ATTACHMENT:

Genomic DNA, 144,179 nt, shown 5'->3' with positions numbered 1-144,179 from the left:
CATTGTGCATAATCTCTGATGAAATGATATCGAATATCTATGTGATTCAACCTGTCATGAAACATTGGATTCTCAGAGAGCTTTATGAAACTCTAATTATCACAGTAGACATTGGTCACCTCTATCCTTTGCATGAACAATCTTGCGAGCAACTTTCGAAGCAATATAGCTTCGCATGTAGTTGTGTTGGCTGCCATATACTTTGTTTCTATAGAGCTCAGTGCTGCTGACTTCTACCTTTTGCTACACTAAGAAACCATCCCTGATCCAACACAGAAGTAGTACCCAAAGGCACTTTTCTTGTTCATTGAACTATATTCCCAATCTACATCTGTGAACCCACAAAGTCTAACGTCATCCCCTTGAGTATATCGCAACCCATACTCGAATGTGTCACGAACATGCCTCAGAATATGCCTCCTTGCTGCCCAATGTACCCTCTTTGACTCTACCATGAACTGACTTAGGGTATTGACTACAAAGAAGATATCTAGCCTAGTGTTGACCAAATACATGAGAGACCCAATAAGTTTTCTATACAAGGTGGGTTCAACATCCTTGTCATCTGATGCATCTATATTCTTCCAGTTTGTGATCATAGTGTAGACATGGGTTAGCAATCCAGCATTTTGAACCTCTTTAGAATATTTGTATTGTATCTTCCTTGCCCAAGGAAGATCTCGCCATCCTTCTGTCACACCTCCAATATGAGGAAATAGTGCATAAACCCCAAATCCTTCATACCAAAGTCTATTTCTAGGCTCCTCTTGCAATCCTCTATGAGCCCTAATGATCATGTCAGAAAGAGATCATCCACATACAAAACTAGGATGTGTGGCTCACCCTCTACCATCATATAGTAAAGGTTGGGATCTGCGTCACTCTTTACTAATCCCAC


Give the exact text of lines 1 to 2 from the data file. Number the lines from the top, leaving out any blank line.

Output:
Genomic DNA, 144,179 nt, shown 5'->3' with positions numbered 1-144,179 from the left:
CATTGTGCATAATCTCTGATGAAATGATATCGAATATCTATGTGATTCAACCTGTCATGAAACATTGGATTCTCAGAGAGCTTTATGAAACTCTAATTATCACAGTAGACATTGGTCACCTCTATCCTTTGCATGAACAATCTTGCGAGCAACTTTCGAAGCAATATAGCTTCGCATGTAGTTGTGTTGGCTGCCATATACTTTGTTTCTATAGAGCTCAGTGCTGCTGACTTCTACCTTTTGCTACACTAAGAAACCATCCCTGATCCAACACAGAAGTAGTACCCAAAGGCACTTTTCTTGTTCATTGAACTATATTCCCAATCTACATCTGTGAACCCACAAAGTCTAACGTCATCCCCTTGAGTATATCGCAACCCATACTCGAATGTGTCACGAACATGCCTCAGAATATGCCTCCTTGCTGCCCAATGTACCCTCTTTGACTCTACCATGAACTGACTTAGGGTATTGACTACAAAGAAGATATCTAGCCTAGTGTTGACCAAATACATGAGAGACCCAATAAGTTTTCTATACAAGGTGGGTTCAACATCCTTGTCATCTGATGCATCTATATTCTTCCAGTTTGTGATCATAGTGTAGACATGGGTTAGCAATCCAGCATTTTGAACCTCTTTAGAATATTTGTATTGTATCTTCCTTGCCCAAGGAAGATCTCGCCATCCTTCTGTCACACCTCCAATATGAGGAAATAGTGCATAAACCCCAAATCCTTCATACCAAAGTCTATTTCTAGGCTCCTCTTGCAATCCTCTATGAGCCCTAATGATCATGTCAGAAAGAGATCATCCACATACAAAACTAGGATGTGTGGCTCACCCTCTACCATCATATAGTAAAGGTTGGGATCTGCGTCACTCTTTACTAATCCCAC